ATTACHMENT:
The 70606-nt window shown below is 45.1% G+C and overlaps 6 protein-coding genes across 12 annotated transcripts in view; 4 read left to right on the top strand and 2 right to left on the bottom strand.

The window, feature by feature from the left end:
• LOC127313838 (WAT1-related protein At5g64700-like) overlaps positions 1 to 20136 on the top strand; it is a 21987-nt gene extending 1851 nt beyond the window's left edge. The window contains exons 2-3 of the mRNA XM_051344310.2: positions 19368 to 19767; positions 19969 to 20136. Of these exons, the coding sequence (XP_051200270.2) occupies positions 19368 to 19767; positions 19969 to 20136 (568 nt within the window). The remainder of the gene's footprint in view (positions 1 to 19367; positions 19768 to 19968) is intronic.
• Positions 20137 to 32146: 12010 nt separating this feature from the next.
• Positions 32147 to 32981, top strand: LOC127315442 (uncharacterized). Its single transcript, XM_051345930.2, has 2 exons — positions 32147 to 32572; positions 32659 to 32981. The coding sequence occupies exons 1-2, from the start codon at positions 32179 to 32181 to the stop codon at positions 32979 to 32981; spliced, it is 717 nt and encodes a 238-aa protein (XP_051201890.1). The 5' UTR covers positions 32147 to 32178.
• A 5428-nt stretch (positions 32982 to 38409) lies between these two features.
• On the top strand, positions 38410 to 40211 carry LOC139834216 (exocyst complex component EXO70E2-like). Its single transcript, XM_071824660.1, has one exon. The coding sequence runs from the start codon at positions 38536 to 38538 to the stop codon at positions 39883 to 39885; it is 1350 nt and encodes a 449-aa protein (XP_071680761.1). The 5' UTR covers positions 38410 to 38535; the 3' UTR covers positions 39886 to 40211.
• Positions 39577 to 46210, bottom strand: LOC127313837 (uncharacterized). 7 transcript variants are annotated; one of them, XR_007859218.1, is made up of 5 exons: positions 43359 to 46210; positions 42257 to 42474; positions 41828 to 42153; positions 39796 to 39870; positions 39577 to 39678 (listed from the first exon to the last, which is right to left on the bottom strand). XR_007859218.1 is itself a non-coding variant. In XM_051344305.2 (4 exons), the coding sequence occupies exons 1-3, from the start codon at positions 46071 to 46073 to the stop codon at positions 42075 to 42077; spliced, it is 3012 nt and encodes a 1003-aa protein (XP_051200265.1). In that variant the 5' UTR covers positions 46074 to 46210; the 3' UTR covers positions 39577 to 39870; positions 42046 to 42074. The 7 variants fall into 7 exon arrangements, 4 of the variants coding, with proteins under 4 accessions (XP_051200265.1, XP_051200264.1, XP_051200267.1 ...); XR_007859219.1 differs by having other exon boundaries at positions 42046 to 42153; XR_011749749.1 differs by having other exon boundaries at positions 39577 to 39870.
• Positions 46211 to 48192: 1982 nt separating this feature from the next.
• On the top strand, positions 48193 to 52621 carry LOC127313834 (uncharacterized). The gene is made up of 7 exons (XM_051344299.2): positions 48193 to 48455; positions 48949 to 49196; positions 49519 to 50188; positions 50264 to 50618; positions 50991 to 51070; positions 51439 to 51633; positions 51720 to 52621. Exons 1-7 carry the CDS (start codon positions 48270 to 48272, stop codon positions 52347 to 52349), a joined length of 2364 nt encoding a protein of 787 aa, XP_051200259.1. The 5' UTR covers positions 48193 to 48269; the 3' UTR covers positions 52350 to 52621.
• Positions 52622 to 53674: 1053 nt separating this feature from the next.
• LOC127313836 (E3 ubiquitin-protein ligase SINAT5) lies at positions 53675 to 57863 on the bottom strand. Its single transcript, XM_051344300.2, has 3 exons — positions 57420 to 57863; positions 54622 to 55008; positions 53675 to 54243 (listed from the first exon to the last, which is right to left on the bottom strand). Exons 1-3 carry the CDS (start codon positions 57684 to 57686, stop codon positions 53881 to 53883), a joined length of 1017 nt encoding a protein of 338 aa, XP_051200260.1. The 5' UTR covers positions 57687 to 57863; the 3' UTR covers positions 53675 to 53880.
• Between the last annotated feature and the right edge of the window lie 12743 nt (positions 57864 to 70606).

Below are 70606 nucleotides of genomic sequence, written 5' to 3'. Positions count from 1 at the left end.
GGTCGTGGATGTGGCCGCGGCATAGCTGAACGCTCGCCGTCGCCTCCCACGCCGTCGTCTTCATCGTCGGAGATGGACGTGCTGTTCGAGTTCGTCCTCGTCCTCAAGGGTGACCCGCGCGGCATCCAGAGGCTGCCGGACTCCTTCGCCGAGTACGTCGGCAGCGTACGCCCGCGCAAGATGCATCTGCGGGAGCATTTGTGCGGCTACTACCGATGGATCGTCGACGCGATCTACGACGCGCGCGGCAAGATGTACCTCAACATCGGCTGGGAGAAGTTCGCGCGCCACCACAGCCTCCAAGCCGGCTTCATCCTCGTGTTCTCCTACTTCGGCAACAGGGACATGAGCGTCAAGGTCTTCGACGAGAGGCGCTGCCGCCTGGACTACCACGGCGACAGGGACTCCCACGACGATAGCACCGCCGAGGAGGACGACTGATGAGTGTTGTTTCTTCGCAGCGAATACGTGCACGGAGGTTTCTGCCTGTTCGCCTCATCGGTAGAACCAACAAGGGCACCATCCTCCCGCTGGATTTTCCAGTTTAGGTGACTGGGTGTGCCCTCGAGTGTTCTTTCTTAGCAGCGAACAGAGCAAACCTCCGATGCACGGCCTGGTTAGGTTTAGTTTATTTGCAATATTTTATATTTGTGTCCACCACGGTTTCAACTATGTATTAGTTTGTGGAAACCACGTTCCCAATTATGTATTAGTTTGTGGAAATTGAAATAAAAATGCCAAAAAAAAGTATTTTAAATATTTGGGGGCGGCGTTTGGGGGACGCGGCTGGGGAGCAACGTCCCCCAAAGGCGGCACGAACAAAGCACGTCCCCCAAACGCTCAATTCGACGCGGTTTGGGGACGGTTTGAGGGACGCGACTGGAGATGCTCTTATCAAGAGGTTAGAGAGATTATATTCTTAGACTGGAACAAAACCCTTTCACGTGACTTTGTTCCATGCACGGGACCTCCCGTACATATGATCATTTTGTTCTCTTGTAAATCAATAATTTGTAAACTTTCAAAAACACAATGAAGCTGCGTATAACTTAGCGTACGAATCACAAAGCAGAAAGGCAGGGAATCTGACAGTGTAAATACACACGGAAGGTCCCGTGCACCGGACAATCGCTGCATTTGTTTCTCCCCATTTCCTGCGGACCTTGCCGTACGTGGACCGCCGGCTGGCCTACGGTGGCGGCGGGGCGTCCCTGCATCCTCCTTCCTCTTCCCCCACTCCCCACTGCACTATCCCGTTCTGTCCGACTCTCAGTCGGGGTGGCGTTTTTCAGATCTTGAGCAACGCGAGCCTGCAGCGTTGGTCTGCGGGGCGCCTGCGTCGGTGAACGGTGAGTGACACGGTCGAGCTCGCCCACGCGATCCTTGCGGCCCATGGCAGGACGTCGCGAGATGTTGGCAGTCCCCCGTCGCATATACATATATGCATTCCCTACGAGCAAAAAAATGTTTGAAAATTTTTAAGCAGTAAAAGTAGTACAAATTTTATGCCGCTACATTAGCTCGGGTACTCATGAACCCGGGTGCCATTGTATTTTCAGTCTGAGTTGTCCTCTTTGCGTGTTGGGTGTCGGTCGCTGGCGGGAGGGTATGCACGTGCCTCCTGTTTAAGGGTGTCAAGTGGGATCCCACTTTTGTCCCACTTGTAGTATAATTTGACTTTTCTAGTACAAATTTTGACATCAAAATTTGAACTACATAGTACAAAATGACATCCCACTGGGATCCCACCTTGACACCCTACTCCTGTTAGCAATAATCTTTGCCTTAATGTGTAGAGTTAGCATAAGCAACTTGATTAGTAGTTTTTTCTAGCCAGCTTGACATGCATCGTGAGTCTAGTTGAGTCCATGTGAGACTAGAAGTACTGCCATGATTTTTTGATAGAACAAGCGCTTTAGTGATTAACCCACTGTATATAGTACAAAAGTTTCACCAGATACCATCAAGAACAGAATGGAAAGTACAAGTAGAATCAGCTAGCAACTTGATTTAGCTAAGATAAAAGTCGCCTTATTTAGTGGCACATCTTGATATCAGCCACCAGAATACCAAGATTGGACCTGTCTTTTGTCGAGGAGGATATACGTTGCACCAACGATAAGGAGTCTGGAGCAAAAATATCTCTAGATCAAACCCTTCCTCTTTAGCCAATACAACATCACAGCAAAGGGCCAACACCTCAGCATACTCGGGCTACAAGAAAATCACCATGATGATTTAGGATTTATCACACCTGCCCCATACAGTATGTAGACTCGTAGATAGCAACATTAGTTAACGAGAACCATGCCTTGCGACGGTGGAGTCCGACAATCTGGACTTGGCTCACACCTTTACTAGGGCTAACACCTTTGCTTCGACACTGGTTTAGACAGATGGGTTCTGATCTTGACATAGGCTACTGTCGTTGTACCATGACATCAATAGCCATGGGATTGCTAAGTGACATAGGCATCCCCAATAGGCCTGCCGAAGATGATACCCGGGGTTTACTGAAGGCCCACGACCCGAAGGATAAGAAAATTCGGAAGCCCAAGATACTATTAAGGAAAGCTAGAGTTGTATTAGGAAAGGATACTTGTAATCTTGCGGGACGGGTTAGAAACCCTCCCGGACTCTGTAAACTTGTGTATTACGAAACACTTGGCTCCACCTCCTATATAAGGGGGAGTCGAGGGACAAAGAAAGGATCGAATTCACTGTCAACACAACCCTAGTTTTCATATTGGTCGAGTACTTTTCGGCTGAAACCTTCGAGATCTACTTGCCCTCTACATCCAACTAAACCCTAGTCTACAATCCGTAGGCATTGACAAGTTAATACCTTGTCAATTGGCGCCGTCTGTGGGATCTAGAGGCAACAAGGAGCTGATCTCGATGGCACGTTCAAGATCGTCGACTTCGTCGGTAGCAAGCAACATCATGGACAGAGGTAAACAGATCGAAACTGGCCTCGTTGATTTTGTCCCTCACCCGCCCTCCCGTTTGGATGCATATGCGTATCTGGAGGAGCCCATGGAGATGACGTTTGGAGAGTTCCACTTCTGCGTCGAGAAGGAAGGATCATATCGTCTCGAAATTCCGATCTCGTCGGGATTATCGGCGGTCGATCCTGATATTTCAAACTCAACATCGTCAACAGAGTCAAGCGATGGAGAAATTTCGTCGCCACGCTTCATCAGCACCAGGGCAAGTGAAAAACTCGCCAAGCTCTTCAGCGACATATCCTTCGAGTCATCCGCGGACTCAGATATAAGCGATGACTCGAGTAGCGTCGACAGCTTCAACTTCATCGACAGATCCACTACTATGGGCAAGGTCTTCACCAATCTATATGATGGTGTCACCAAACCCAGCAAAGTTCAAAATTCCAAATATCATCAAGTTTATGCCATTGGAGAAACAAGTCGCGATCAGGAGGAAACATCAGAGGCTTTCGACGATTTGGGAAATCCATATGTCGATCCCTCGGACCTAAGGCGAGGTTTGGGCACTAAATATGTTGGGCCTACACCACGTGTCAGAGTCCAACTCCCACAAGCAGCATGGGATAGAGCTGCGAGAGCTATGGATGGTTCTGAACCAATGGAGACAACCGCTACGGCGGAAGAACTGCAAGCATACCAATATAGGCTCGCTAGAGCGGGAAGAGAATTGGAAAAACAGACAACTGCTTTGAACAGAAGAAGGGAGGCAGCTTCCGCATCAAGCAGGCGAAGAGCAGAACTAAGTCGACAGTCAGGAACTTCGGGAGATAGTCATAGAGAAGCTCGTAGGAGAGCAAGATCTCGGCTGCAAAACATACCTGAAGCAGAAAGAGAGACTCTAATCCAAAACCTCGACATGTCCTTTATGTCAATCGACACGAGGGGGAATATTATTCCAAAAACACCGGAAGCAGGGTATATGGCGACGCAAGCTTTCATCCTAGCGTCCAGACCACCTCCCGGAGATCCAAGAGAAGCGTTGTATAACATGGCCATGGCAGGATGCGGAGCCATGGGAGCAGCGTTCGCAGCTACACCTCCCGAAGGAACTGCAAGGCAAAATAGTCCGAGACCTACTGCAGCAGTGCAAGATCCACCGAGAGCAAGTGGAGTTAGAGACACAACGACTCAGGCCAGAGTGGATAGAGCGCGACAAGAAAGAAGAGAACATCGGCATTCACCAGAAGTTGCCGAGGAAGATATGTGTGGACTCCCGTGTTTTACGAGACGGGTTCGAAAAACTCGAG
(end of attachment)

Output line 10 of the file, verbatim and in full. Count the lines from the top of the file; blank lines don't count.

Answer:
• On the top strand, positions 48193 to 52621 carry LOC127313834 (uncharacterized). The gene is made up of 7 exons (XM_051344299.2): positions 48193 to 48455; positions 48949 to 49196; positions 49519 to 50188; positions 50264 to 50618; positions 50991 to 51070; positions 51439 to 51633; positions 51720 to 52621. Exons 1-7 carry the CDS (start codon positions 48270 to 48272, stop codon positions 52347 to 52349), a joined length of 2364 nt encoding a protein of 787 aa, XP_051200259.1. The 5' UTR covers positions 48193 to 48269; the 3' UTR covers positions 52350 to 52621.